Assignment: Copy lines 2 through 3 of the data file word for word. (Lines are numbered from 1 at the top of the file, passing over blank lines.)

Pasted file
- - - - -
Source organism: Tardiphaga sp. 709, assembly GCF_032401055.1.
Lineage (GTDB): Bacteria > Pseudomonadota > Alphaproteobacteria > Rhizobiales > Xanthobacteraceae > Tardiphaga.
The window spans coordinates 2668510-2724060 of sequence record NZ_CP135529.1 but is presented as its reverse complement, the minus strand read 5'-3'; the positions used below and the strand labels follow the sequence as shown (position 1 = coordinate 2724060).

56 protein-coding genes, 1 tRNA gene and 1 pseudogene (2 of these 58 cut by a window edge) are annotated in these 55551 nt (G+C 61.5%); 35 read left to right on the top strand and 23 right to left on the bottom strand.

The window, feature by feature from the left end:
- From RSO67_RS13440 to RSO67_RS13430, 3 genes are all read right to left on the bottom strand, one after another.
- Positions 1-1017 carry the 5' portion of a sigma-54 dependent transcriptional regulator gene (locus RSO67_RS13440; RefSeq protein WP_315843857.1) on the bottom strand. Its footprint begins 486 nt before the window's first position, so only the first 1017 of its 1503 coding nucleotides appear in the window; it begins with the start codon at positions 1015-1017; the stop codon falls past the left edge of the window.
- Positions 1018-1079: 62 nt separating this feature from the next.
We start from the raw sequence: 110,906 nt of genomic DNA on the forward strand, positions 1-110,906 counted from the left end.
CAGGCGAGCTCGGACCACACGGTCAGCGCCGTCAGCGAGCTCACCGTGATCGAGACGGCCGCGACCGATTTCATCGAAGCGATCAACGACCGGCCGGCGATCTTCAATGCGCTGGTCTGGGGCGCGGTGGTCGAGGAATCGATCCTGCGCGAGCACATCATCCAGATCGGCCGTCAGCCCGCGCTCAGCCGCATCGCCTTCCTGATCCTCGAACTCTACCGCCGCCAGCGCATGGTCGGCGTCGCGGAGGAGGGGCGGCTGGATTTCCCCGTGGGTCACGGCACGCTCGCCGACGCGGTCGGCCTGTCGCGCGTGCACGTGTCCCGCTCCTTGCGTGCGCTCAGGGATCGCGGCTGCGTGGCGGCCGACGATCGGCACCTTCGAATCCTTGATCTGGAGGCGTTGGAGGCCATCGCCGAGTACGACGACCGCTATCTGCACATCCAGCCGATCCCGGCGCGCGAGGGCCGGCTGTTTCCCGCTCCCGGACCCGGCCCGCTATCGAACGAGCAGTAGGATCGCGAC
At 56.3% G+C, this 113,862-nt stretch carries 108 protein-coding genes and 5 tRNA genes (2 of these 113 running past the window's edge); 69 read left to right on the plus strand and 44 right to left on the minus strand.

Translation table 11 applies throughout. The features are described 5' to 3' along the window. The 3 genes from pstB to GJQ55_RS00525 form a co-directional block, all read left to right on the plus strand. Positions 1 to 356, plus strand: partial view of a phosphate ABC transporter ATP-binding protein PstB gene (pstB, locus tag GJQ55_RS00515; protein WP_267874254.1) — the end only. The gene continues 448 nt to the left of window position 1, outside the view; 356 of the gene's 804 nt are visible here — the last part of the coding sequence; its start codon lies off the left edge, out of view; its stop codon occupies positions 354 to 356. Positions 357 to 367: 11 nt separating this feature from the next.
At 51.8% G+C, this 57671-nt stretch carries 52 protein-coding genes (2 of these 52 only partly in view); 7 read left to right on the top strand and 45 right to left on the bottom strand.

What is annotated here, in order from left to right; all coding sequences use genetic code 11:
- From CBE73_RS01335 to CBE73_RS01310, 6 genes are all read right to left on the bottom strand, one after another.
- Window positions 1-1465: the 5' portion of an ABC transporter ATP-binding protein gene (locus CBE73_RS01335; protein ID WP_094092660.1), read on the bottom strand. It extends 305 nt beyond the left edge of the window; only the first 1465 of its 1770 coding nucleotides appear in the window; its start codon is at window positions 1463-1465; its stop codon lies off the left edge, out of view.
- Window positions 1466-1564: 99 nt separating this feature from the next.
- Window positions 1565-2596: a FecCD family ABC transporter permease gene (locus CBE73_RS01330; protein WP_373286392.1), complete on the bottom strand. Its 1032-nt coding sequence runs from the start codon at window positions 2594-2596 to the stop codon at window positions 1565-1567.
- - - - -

Lineage (GTDB): Bacteria > Pseudomonadota > Alphaproteobacteria > Rhizobiales > Xanthobacteraceae > Tardiphaga.
The window spans coordinates 2668510-2724060 of sequence record NZ_CP135529.1 but is presented as its reverse complement, the minus strand read 5'-3'; the positions used below and the strand labels follow the sequence as shown (position 1 = coordinate 2724060).